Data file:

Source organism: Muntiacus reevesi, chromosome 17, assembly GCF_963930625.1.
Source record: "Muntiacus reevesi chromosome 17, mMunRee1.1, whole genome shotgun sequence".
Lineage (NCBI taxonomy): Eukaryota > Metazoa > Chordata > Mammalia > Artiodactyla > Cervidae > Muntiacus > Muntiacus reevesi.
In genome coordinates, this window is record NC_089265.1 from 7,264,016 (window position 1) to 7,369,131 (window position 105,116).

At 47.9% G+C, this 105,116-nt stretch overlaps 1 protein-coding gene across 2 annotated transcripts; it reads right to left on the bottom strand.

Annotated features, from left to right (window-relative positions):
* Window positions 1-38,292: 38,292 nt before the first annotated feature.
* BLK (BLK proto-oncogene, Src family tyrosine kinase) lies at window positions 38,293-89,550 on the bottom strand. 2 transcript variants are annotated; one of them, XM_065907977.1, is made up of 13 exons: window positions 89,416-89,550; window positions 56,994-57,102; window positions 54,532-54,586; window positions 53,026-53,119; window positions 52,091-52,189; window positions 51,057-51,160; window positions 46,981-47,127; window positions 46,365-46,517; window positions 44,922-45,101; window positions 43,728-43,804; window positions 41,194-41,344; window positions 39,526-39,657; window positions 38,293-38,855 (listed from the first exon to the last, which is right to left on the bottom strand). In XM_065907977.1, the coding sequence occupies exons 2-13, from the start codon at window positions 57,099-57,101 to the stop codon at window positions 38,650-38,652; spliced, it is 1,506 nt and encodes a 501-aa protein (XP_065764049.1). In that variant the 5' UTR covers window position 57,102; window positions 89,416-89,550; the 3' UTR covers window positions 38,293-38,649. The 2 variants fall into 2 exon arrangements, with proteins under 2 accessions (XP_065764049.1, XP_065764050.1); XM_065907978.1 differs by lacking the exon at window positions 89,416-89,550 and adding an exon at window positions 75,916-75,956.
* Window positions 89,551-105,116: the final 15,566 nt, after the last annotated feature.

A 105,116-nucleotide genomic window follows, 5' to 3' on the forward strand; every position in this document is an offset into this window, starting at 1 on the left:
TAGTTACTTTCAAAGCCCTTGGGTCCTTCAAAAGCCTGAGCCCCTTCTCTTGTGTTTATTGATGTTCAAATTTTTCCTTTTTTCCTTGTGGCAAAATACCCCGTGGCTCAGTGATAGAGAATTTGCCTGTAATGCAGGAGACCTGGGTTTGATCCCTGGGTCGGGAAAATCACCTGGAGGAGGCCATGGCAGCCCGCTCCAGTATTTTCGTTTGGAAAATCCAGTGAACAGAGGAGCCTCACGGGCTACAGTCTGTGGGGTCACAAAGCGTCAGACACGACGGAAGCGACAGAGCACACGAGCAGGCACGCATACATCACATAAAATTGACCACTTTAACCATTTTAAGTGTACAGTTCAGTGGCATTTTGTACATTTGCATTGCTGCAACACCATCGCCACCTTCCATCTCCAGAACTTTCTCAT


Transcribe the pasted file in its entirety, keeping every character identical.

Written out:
Source organism: Muntiacus reevesi, chromosome 17, assembly GCF_963930625.1.
Source record: "Muntiacus reevesi chromosome 17, mMunRee1.1, whole genome shotgun sequence".
Lineage (NCBI taxonomy): Eukaryota > Metazoa > Chordata > Mammalia > Artiodactyla > Cervidae > Muntiacus > Muntiacus reevesi.
In genome coordinates, this window is record NC_089265.1 from 7,264,016 (window position 1) to 7,369,131 (window position 105,116).

At 47.9% G+C, this 105,116-nt stretch overlaps 1 protein-coding gene across 2 annotated transcripts; it reads right to left on the bottom strand.

Annotated features, from left to right (window-relative positions):
* Window positions 1-38,292: 38,292 nt before the first annotated feature.
* BLK (BLK proto-oncogene, Src family tyrosine kinase) lies at window positions 38,293-89,550 on the bottom strand. 2 transcript variants are annotated; one of them, XM_065907977.1, is made up of 13 exons: window positions 89,416-89,550; window positions 56,994-57,102; window positions 54,532-54,586; window positions 53,026-53,119; window positions 52,091-52,189; window positions 51,057-51,160; window positions 46,981-47,127; window positions 46,365-46,517; window positions 44,922-45,101; window positions 43,728-43,804; window positions 41,194-41,344; window positions 39,526-39,657; window positions 38,293-38,855 (listed from the first exon to the last, which is right to left on the bottom strand). In XM_065907977.1, the coding sequence occupies exons 2-13, from the start codon at window positions 57,099-57,101 to the stop codon at window positions 38,650-38,652; spliced, it is 1,506 nt and encodes a 501-aa protein (XP_065764049.1). In that variant the 5' UTR covers window position 57,102; window positions 89,416-89,550; the 3' UTR covers window positions 38,293-38,649. The 2 variants fall into 2 exon arrangements, with proteins under 2 accessions (XP_065764049.1, XP_065764050.1); XM_065907978.1 differs by lacking the exon at window positions 89,416-89,550 and adding an exon at window positions 75,916-75,956.
* Window positions 89,551-105,116: the final 15,566 nt, after the last annotated feature.

A 105,116-nucleotide genomic window follows, 5' to 3' on the forward strand; every position in this document is an offset into this window, starting at 1 on the left:
TAGTTACTTTCAAAGCCCTTGGGTCCTTCAAAAGCCTGAGCCCCTTCTCTTGTGTTTATTGATGTTCAAATTTTTCCTTTTTTCCTTGTGGCAAAATACCCCGTGGCTCAGTGATAGAGAATTTGCCTGTAATGCAGGAGACCTGGGTTTGATCCCTGGGTCGGGAAAATCACCTGGAGGAGGCCATGGCAGCCCGCTCCAGTATTTTCGTTTGGAAAATCCAGTGAACAGAGGAGCCTCACGGGCTACAGTCTGTGGGGTCACAAAGCGTCAGACACGACGGAAGCGACAGAGCACACGAGCAGGCACGCATACATCACATAAAATTGACCACTTTAACCATTTTAAGTGTACAGTTCAGTGGCATTTTGTACATTTGCATTGCTGCAACACCATCGCCACCTTCCATCTCCAGAACTTTCTCAT